My morning walk continues as I cross to the Science team, where I find it disturbingly quiet. I then remember that staff are in a meeting with our partners from the Royal Botanic Gardens, Kew, discussing the ten-year Crop Wild Relatives project that Norway generously funds. Kew has been a fundamentally important partner in the collecting phase of the project, which has been successfully completed in 24 countries around the globe. This work is a major rescue operation of the crop wild relatives that are disappearing disturbingly rapidly due to climate change, urbanization and other factors. One of the important topics in the meeting with Kew is the methodology for a new “gap analysis” that will show what the project has achieved in terms of tracking down important wild plants missing from genebanks, and where there is still work to do.
The Science team is – in parallel with the Crop Wild Relatives meeting – planning an important call for the next day. After one-and-a-half years, we are still working on a proposal to the Green Climate Fund for support to our strategy to upgrade and provide long-term funding to national genebanks of global importance. Thanks to our partner KfW – the German government’s development bank – and the its Federal Ministry of Economic Cooperation and Development (BMZ), it now seems we have a very solid proposal. We won’t know until the middle of next year whether these efforts will yield results, but we are – as always – hopeful.
On the way back to my office I stop by the Finance team where we briefly discuss the first meeting of the Innovative Finance Group, which will be held on 9th October. We also discuss refinements to the budget for a proposal we’ll send to a foundation from whom we are hoping to receive first-time support. I don’t want to disturb the rest of the Finance team, knowing they need to concentrate on our revised 2018 budget and the multi-year budget for 2019-2021.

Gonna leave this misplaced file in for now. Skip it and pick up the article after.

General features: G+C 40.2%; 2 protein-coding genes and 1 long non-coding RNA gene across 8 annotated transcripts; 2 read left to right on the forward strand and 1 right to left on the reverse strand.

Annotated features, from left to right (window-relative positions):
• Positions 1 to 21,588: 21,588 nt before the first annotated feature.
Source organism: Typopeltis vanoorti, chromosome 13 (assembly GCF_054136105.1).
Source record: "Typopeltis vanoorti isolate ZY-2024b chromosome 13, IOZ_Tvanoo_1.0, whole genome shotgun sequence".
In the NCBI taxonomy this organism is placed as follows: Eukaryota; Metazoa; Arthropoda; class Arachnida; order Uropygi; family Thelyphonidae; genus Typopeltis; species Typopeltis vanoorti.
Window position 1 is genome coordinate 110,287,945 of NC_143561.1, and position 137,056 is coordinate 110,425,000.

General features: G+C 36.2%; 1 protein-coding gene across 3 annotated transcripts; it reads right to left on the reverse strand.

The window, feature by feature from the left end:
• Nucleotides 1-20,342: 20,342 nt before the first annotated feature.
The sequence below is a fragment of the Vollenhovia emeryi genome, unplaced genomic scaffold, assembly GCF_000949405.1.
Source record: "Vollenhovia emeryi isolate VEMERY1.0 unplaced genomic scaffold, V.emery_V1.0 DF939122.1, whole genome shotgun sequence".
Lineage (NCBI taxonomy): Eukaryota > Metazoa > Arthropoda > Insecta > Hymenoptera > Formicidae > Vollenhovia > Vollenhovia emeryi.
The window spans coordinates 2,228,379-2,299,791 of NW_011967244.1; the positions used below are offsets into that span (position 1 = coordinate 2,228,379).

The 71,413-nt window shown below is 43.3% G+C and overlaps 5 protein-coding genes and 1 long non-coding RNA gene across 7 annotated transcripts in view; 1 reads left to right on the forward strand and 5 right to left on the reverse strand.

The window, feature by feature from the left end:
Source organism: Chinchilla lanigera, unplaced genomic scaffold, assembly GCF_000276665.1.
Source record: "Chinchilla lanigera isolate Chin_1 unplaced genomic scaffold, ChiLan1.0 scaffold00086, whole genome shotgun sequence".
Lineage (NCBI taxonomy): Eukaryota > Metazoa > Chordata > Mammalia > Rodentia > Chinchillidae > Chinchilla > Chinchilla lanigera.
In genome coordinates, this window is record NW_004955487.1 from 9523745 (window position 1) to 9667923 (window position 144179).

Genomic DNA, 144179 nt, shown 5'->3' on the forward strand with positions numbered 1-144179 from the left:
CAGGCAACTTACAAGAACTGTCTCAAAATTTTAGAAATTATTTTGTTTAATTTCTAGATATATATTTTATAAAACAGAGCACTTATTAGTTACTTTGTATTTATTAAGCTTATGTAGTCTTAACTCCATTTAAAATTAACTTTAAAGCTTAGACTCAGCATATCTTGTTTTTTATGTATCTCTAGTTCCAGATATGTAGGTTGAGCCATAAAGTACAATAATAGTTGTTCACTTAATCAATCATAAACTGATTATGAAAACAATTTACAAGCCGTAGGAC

After my tour around in the office I sit down in my chair to check e-mails. I notice with satisfaction that the Crop Trust Executive Board have no objections to the Long Term Partnership agreement that we have negotiated with the International Rice Research Institute (IRRI) in the Philippines. We will tell you more about the agreement on World Food Day – 16th October, when IRRI and the Crop Trust will formally sign it. Since most Crop Trust staff won’t be able to attend the signing ceremony in Singapore, we’ll mark the occasion by preparing and enjoying rice dishes from various parts of the world in our little kitchen here in Bonn. Checking the calendar, I remind myself of two important calls in the afternoon, to prepare for forthcoming presentations at The Explorer’s Club and a Food Tank panel – both in New York City.
While the Crop Trust has grown quickly – now with over 30 people – it still amazes me how the teams keep on top of everything! That is why I feel privileged to work with such an amazing group of people. I can firmly say that the dedication and efficiency of staff here make The Crop Trust a truly inspiring place to work!
The opinions expressed here are those of the authors and do not necessarily reflect the opinions or views of the Crop Trust. The Crop Trust is committed to publishing a diversity of opinions on crop diversity conservation and use.